Fig. 3. Modeled changes in terrestrial biospheric carbon flux (excluding land-use effects),
(a) Net primary production, (b) litter production, and (c) heterotropic (decomposer)
respiration (RH).

Climate-induced changes in decomposition rates may contribute to the decline in soil carbon, but increased decomposition rates during the period of soil carbon decline are not evident in changes in RH, the carbon released as CO2 during decomposition (Fig. 3c).

Changes in global total ecosystem carbon constitute net terrestrial biospheric exchange with the atmosphere. Our modeled estimate of this net biospheric flux, the difference between RH and NPP, is shown in Fig. 4. Positive values indicate a biospheric source; negative values indicate a biospheric sink. The modeled net biospheric flux shows considerable interannual variability. Interannual differences in the modeled flux are commonly 0.5-1.0 Gt C, with occasional excursions of 2.0 Gt C (Fig. 1). The modeled biosphere frequently changes from source to sink or sink to source over periods of 1 to 3 years.

Fig. 4. Comparison of modeled natural (fraction not associated with land-use) net biospheric
flux with the "missing" sink revealed by deconvolution.

Figure 4 also shows an estimate of the net terrestrial biospheric flux derived by deconvolution of the historical atmospheric CO2 record. The deconvolution generates the residual flux required to balance the observed atmospheric CO2 record with industrial CO2 emissions, net land-use emissions (Houghton and Hackler 1995), and modeled oceanic uptake estimated using a one-dimensional box-diffusion ocean model. Assuming that the residual flux is the result of terrestrial processes, the deconvolution provides an independent estimate of the historical net carbon exchange between the atmosphere and the terrestrial biosphere. In performing a deconvolution, some inputs are necessarily smoothed to prevent large fluctuations that arise from a lack of smoothness resulting from measurement uncertainties. There is no way to unsmooth the deconvolved estimate or smooth the results of the forward calculation of our model that would make them consistent. While this difference complicates our analysis the comparison between model and deconvolution is useful.

There is a general agreement in trends or temporal evolution of the natural biospheric flux (without land-use) over the 80-year period compared to the deconvolution. Allowing for interannual variability, the modeled flux with a land-use flux added agrees reasonably well with the deconvolution in the period of 1910 to 1930 and in the sink period of 19751980. In other periods modeled flux disagrees with the deconvolved estimate. The model predicts a relatively weak sink and perhaps a source during the period 19301950 when the deconvolution suggests an increasingly stronger sink. Moreover, the model predicts a sink that is too weak from 1950 to 1975 compared to the deconvolution.

Our simulations provide model evidence that the observed temporal pattern or evolution of net biospheric flux is partially attributable to a combination of climate and atmospheric CO2 forcings and perhaps to climate variation alone. However, the model is unable to reproduce the temporal history and magnitude of the "missing" terrestrial sink derived by deconvolution. Assuming that the deconvolution is an accurate method of determining the historical net biosphere flux, then either the land-use term is too large for most of the period since 1930, or the modeled sink in response to changes in climate and atmospheric CO2 is too small.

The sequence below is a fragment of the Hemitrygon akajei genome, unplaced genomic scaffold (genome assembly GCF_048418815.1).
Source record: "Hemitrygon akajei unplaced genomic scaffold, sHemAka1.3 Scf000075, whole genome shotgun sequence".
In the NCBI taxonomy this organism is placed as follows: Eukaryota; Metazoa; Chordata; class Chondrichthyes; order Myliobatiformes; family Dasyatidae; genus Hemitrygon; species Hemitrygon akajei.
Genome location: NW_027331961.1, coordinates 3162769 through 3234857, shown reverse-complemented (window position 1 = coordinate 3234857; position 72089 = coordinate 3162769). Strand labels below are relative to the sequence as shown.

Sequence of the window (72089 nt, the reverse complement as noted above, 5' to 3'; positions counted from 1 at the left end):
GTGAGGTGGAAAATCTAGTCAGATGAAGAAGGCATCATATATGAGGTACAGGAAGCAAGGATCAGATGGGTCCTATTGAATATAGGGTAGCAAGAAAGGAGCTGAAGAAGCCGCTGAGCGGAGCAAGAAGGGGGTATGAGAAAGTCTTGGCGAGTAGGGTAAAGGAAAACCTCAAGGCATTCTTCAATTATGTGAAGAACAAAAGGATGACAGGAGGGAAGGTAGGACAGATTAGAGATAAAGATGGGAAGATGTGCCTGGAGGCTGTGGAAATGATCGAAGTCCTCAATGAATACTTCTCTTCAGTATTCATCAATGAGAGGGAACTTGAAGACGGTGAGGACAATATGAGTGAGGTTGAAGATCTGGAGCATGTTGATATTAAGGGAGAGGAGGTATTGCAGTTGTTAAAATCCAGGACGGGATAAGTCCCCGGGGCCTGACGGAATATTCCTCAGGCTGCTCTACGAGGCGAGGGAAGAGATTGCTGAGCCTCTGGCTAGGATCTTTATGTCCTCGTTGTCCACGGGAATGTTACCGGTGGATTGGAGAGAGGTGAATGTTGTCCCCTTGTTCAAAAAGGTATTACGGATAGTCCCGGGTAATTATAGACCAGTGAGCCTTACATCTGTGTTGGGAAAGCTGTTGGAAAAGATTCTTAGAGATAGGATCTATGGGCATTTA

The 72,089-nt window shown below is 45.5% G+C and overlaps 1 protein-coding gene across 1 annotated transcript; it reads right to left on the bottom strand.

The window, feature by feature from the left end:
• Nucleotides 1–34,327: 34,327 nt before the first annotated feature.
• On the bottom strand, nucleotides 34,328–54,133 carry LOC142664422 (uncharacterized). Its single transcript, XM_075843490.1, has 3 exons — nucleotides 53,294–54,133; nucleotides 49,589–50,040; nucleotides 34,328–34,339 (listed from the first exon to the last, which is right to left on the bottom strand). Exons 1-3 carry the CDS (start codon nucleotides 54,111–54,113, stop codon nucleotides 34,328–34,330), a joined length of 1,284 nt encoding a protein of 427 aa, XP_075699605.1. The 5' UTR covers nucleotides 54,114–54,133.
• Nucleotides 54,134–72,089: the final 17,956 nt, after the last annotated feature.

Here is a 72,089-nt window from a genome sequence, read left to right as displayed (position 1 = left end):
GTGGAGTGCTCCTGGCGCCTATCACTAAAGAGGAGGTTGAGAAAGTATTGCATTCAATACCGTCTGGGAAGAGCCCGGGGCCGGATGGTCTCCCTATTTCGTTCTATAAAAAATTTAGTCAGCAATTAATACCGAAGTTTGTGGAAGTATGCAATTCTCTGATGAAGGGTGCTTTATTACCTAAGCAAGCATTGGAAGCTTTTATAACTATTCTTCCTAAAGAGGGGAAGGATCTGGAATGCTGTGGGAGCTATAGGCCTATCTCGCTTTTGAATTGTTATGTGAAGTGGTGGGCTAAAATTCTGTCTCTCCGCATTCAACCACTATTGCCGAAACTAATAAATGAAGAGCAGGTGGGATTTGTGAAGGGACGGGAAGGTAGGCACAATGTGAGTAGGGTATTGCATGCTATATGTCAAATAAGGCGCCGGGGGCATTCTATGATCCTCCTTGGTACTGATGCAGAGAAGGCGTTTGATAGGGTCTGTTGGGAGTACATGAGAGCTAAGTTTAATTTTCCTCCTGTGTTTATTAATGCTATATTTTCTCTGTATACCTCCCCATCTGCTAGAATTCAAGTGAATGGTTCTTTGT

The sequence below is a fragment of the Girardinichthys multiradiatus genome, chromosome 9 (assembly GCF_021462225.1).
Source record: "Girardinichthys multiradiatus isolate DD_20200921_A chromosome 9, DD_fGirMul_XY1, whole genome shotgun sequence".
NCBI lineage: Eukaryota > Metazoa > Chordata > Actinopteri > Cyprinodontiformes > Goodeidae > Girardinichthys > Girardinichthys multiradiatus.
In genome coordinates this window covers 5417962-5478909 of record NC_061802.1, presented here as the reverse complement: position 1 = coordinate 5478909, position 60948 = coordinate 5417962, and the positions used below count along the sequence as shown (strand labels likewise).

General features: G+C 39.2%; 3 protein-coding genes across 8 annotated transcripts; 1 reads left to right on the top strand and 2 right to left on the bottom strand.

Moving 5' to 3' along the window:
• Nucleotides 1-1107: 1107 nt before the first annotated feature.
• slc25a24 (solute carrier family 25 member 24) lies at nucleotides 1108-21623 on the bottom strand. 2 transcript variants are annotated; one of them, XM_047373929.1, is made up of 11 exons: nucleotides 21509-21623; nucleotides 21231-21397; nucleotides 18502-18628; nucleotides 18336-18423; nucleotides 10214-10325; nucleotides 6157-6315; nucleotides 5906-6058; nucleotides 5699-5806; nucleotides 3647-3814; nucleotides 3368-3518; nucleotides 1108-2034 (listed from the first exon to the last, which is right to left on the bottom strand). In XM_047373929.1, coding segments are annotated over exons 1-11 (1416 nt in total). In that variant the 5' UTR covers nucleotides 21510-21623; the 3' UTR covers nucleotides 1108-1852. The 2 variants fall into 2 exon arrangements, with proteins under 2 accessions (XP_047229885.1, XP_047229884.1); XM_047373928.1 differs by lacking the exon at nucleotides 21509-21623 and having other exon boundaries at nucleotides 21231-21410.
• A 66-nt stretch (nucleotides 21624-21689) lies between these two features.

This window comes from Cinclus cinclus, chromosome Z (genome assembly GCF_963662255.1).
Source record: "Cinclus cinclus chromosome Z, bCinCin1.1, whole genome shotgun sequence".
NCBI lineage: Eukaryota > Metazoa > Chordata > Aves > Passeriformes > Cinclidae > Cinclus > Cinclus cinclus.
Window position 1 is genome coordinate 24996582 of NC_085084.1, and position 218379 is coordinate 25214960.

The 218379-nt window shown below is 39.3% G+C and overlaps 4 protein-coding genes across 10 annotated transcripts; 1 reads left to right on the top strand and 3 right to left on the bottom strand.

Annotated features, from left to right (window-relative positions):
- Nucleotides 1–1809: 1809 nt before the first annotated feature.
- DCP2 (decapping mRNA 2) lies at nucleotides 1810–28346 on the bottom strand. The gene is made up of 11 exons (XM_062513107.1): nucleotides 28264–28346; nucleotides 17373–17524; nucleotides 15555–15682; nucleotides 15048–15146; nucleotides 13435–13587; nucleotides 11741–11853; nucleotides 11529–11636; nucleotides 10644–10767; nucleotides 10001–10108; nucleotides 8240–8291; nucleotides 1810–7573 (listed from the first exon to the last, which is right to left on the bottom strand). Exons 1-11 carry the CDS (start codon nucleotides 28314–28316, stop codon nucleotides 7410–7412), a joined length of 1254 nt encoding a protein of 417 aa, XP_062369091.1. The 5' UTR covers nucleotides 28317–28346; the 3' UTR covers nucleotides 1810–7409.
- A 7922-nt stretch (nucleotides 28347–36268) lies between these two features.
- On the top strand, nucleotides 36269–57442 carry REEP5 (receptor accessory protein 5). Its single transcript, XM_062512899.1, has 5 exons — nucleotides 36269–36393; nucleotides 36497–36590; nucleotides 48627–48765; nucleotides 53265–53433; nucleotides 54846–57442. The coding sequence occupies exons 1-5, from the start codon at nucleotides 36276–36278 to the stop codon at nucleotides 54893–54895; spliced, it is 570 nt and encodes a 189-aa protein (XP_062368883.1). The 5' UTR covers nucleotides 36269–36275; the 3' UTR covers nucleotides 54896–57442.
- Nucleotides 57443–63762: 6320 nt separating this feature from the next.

Houghton, R. A. and J. L. Hackler. 1995. Continental scale estimates of the biotic carbon flux from land cover change: 18501980, ORNL/CDIAC-79, Carbon Dioxide Information Analysis Center, Oak Ridge National Laboratory, Oak Ridge, Tennessee.

Jenkinson, D. S. 1990. The turnover of organic carbon and nitrogen in soil. Phil. Trans. R. Soc. Lond. B 329:361368.

King, A. W., W. M. Post, and S. D. Wullschleger. 1997. The potential response of terrestrial carbon storage to changes in climate and atmospheric CO2. Climatic Change 35:199227.

Lieth, H. 1975. Modelling the primary productivity of the world. pp. 237263. In H. Lieth and R. H. Whittaker (eds.), Primary Productivity of the Biosphere. Springer-Verlag, Berlin.

Matthews, E. 1983. Global vegetation and land use: New high resolution data bases for climate studies. J. Clim. Appl. Met. 22:474487.

Post, W. M., King, A. W., and S. D. Wullschleger 1996. Soil organic matter models and global estimates of soil organic carbon. pp. 201222. In P. Smith, J. Smith and D. Powlson (eds.), Evaluation of Soil Organic Matter Models Using Existing Long-Term Datasets. Springer-Verlag, Berlin.

Post, W. M., King, A. W., and S. D. Wullschleger. 1997. Historical variations in terrestrial carbon storage. Global Biogeochemical Cycles 11:99109.


Wilfred M. Post
Oak Ridge National Laboratory
P.O. Box 2008
Bldg. 1000, MS-6335
Oak Ridge, Tennessee 37831-6335
(865) 576-3431
FAX: (865) 574-2232
E-mail: wmp@ornl.gov

Anthony W. King
Oak Ridge National Laboratory
P.O. Box 2008
Bldg. 1000, MS-6335
Oak Ridge, Tennessee 37831-6335
(865) 574-3436
FAX: (865) 574-2232
E-mail: awk@ornl.gov

Forrest Hoffman
Oak Ridge National Laboratory
P.O. Box 2008
Bldg. 1505, MS-6036
Oak Ridge, Tennessee 37831-6335
(865) 576-7680
E-mail: forrest@ornl.gov

Stan D. Wullschleger
Oak Ridge National Laboratory
P.O. Box 2008
Bldg. 1059, MS-6335
Oak Ridge, Tennessee 37831-6422
(865) 574-7389
E-mail: wullschlegsd@ornl.gov

Program Manager

Roger C. Dahlman
Office of Health and Environmental Research ER-74,
U.S. Department of Energy
19901 Germantown Road Germantown, Maryland, D.C. 20874
(301) 903-4951
FAX (301) 903-8519
Email: roger.dahlman@oer.doe.gov

Prepared by the Carbon Dioxide Information Analysis Center, OAK RIDGE NATIONAL LABORATORY, Oak Ridge, Tennessee 37831-6335 managed by LOCKHEED MARTIN ENERGY RESEARCH CORP. for the U.S. DEPARTMENT OF ENERGY under contract DE-AC05-96OR22464.

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This electronic document was prepared by Marvel D. Burtis, CDIAC. (6/24/97)